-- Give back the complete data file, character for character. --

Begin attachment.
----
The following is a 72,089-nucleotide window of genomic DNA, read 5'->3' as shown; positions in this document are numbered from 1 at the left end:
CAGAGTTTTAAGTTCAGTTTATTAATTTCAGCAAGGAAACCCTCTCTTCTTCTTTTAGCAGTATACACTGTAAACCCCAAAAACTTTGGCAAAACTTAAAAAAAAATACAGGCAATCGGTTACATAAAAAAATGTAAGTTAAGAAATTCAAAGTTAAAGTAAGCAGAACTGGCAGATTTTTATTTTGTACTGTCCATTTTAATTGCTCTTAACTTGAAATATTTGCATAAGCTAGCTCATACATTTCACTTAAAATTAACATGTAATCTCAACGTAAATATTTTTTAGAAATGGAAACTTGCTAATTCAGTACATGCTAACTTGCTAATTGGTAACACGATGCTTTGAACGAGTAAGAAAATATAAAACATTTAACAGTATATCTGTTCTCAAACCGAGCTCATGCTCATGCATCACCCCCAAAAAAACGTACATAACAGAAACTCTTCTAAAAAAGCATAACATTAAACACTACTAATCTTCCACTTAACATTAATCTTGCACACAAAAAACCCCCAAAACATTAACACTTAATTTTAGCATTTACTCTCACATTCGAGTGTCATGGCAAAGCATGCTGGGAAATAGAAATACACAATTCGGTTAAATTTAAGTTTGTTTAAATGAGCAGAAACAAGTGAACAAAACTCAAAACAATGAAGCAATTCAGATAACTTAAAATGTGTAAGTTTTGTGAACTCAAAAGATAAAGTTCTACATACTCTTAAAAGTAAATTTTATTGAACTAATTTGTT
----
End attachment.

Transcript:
The following is a 72,089-nucleotide window of genomic DNA, read 5'->3' as shown; positions in this document are numbered from 1 at the left end:
CAGAGTTTTAAGTTCAGTTTATTAATTTCAGCAAGGAAACCCTCTCTTCTTCTTTTAGCAGTATACACTGTAAACCCCAAAAACTTTGGCAAAACTTAAAAAAAAATACAGGCAATCGGTTACATAAAAAAATGTAAGTTAAGAAATTCAAAGTTAAAGTAAGCAGAACTGGCAGATTTTTATTTTGTACTGTCCATTTTAATTGCTCTTAACTTGAAATATTTGCATAAGCTAGCTCATACATTTCACTTAAAATTAACATGTAATCTCAACGTAAATATTTTTTAGAAATGGAAACTTGCTAATTCAGTACATGCTAACTTGCTAATTGGTAACACGATGCTTTGAACGAGTAAGAAAATATAAAACATTTAACAGTATATCTGTTCTCAAACCGAGCTCATGCTCATGCATCACCCCCAAAAAAACGTACATAACAGAAACTCTTCTAAAAAAGCATAACATTAAACACTACTAATCTTCCACTTAACATTAATCTTGCACACAAAAAACCCCCAAAACATTAACACTTAATTTTAGCATTTACTCTCACATTCGAGTGTCATGGCAAAGCATGCTGGGAAATAGAAATACACAATTCGGTTAAATTTAAGTTTGTTTAAATGAGCAGAAACAAGTGAACAAAACTCAAAACAATGAAGCAATTCAGATAACTTAAAATGTGTAAGTTTTGTGAACTCAAAAGATAAAGTTCTACATACTCTTAAAAGTAAATTTTATTGAACTAATTTGTT